“Our convention began with a missionary effort,” he said. “Our convention was not formed by outsiders telling us what we ought to do, but by pastors and churches in the Northwest seeking ways to reach the Northwest, understanding that they needed to cooperate together to do it best.”

Messengers elected Bryan Bernard of Redemption Church in Corvallis, Ore., as president. He succeeds Dan Panter of Mckenzie Road Baptist Church in Olympia, Wash., who had served as president for two terms. Messengers also elected Michael Crisp of Chehalem Valley Baptist Church in Newberg as first vice president and re-elected Chad Harms of Pathway Church in Gresham as second vice president.

In addition to 327 registered messengers – the term used for those eligible to vote on convention business items by virtue of being elected by NWBC churches – 122 adults registered as visitors participated in the three-day gathering. Together, participants represented 171 of the NWBC’s 500-plus partnering churches across Washington, Oregon, north Idaho and northern California.

The approved spending plan for next year is up $188,000 from the $3.9 million budget for 2023. It anticipates $2.7 million in Cooperative Program gifts – a reduction of $90,000 from the 2023 anticipated Cooperative Program gifts – and $300,000 in Missions NW gifts from churches. Missions NW is a relatively new revenue stream from churches designating missions giving for work in the Northwest.

Of the $2.7 in expected Cooperative Program gifts from Northwest Baptist churches, 20 percent of that amount – $540,000 – will be forwarded the Southern Baptist Convention Executive Committee for disbursement to SBC entities for missions and education causes in North America and around the world. An additional $100,000 in the budget is designated for Gateway Seminary of the Southern Baptist Convention to support work of the school’s Pacific Northwest Campus.

Funding support from the North American Mission Board next year is $100,000. That amount is for grants the NWBC requests for evangelism projects at local Northwest Baptist churches. The grants are subject to NAMB approval based on criteria established by the two entities.

The 2024 budget includes $80,000 from General Fund reserves to balance the budget, down from the $109,000 in General Fund reserves to balance the 2023 budget.

Besides the NAMB evangelism grants, Missions Northwest funds and reserves, revenue sources for next year include $150,000 from the Northwest Impact Missions Offering, more than $110,000 in restricted funds and about $647,000 from sources such as endowment earnings, investments and fees.

Following testimonies and stories highlighting key ministry efforts in Northwest Baptists’ history over the past 75 years, Bernard emphasized the need to take greater responsibility for discipling the next generation in the years ahead.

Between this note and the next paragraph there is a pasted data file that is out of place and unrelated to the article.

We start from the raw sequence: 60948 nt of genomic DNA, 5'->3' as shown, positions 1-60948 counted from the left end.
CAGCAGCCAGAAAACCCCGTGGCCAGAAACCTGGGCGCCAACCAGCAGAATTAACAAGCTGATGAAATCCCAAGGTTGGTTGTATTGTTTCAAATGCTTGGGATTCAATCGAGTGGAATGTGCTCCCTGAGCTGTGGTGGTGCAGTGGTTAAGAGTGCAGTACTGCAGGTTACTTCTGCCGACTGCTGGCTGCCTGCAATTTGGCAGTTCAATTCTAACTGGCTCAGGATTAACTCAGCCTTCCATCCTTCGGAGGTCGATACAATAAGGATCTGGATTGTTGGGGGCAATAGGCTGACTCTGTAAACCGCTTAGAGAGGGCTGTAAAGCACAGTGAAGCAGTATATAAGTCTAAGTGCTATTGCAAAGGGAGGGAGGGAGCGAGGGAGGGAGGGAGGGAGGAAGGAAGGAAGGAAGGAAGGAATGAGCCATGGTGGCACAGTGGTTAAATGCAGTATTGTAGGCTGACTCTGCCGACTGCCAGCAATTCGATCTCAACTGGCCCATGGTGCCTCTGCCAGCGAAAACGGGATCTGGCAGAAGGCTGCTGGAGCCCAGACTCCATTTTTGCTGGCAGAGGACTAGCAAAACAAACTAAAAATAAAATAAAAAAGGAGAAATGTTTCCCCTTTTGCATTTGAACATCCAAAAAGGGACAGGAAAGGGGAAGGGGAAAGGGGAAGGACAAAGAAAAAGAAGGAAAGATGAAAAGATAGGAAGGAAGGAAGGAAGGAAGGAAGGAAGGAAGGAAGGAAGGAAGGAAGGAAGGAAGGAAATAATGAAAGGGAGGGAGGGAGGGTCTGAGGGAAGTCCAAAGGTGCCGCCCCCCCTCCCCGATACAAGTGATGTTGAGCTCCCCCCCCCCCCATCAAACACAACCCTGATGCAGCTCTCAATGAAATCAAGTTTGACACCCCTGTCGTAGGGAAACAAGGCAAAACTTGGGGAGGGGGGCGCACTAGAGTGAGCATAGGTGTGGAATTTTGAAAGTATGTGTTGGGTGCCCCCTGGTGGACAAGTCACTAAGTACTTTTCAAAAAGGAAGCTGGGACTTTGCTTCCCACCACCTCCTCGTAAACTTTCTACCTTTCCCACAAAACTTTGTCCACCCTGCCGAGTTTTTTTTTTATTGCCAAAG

He cited an Old Testament story, in the early part of Judges 2, as a warning against failure to pass down biblical faith.

“Judges 2:10 is a terrifying verse because a generation failed to pass the faith to the next generation,” he said. “There is a challenge embedded in Scripture from Genesis all the way through Revelation – do whatever it takes to pass the faith.”

He illustrated its importance by noting each member of a running relay team must “pass the baton” effectively to win a race: “The issue for Joshua and his generation was not their faithfulness, it was not their love of God – it was the handoff.”

Leading ministries with future generations in mind is imperative, Barnard said, pointing to recent survey data and religious statistics showing fewer and fewer young adults attending church and an increasing number leaving the church.

“We are living in our own Judges 2 moment,” he declared. “There is a generation coming and your legacy is not just in how you served this generation but how you prepared for the next and maybe your greatest contribution to kingdom of God won’t be an accomplishment today but a path forward for the generation for tomorrow.”

He urged churches and ministry leaders to answer three questions about influencing a future generation toward life with God: What’s the win? Who will you invest in? What part will you play?

In other business, messengers elected new members of the NWBC Executive Board and the Northwest Baptist Foundation board of directors. Among the eight churches welcomed into the network, those from Washington were: Grace Church Tri-Cities in Pasco, El Buen Pastor Vancouver, Yesuan Korean Baptist of Seattle, Valleypoint Marshallese in Spokane Valley, West Plains Marshallese in Medical Lake, Marysville Christian Fellowship in Marysville and West Seattle Church 35th & Cloverdale. The Oregon church welcomed into the network was Go Church PDX in Portland.

Messengers approved two resolutions offered by this year’s resolutions committee:

First: “In light of increasing social policies that diminish the importance of family and the increasing cultural attacks on a biblical framework of family, we resolve to strongly support efforts to promote a biblical view of family as the ideal framework for raising children.”

Second: “Whereas there is continuing conflict and loss of life in Israel and the Middle East, we resolve to pray for peace in Jerusalem and throughout the region through the spread of the gospel and the powerful work of God.”

Next year’s annual meeting is Nov. 11-13 at the same location.